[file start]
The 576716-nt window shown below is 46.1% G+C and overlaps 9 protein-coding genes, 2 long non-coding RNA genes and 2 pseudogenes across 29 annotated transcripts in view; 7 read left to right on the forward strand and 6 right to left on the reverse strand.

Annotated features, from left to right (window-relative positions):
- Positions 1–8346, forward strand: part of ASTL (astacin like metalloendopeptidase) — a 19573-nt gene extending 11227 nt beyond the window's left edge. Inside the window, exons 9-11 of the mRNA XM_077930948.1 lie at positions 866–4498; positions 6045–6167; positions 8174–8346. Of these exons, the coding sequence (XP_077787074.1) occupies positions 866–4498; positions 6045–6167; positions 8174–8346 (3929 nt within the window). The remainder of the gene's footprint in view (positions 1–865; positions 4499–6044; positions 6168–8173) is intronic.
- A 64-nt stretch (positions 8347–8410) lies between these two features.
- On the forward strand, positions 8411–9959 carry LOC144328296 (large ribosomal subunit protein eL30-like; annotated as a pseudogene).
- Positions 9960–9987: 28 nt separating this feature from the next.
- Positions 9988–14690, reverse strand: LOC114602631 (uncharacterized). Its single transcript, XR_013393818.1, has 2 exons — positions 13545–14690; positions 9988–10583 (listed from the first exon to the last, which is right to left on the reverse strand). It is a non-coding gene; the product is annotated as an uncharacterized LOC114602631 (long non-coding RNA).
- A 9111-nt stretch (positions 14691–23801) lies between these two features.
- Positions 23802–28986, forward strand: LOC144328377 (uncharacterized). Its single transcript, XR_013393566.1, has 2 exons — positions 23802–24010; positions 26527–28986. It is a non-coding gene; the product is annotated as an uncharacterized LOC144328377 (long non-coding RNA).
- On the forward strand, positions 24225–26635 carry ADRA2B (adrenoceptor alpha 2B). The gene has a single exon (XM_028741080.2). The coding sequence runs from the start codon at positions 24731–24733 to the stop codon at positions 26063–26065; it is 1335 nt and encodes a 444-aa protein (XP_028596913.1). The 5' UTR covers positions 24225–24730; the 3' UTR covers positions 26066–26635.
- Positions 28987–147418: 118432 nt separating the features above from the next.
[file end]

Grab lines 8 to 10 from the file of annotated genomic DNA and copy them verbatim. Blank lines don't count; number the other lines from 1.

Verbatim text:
- A 9111-nt stretch (positions 14691–23801) lies between these two features.
- Positions 23802–28986, forward strand: LOC144328377 (uncharacterized). Its single transcript, XR_013393566.1, has 2 exons — positions 23802–24010; positions 26527–28986. It is a non-coding gene; the product is annotated as an uncharacterized LOC144328377 (long non-coding RNA).
- On the forward strand, positions 24225–26635 carry ADRA2B (adrenoceptor alpha 2B). The gene has a single exon (XM_028741080.2). The coding sequence runs from the start codon at positions 24731–24733 to the stop codon at positions 26063–26065; it is 1335 nt and encodes a 444-aa protein (XP_028596913.1). The 5' UTR covers positions 24225–24730; the 3' UTR covers positions 26066–26635.